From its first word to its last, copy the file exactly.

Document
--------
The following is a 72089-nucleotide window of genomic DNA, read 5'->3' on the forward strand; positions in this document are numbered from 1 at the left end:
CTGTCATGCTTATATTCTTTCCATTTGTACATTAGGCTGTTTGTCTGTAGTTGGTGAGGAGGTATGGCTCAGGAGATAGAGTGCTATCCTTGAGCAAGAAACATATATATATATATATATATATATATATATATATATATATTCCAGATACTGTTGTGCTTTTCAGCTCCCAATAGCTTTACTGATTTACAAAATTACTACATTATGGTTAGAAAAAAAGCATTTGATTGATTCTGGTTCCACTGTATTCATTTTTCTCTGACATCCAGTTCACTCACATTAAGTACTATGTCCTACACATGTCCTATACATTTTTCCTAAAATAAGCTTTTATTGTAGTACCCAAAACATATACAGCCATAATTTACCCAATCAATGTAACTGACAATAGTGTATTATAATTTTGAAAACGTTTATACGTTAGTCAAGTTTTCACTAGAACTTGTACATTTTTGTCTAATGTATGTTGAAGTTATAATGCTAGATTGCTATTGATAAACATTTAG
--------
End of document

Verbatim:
The following is a 72089-nucleotide window of genomic DNA, read 5'->3' on the forward strand; positions in this document are numbered from 1 at the left end:
CTGTCATGCTTATATTCTTTCCATTTGTACATTAGGCTGTTTGTCTGTAGTTGGTGAGGAGGTATGGCTCAGGAGATAGAGTGCTATCCTTGAGCAAGAAACATATATATATATATATATATATATATATATATATATATATTCCAGATACTGTTGTGCTTTTCAGCTCCCAATAGCTTTACTGATTTACAAAATTACTACATTATGGTTAGAAAAAAAGCATTTGATTGATTCTGGTTCCACTGTATTCATTTTTCTCTGACATCCAGTTCACTCACATTAAGTACTATGTCCTACACATGTCCTATACATTTTTCCTAAAATAAGCTTTTATTGTAGTACCCAAAACATATACAGCCATAATTTACCCAATCAATGTAACTGACAATAGTGTATTATAATTTTGAAAACGTTTATACGTTAGTCAAGTTTTCACTAGAACTTGTACATTTTTGTCTAATGTATGTTGAAGTTATAATGCTAGATTGCTATTGATAAACATTTAG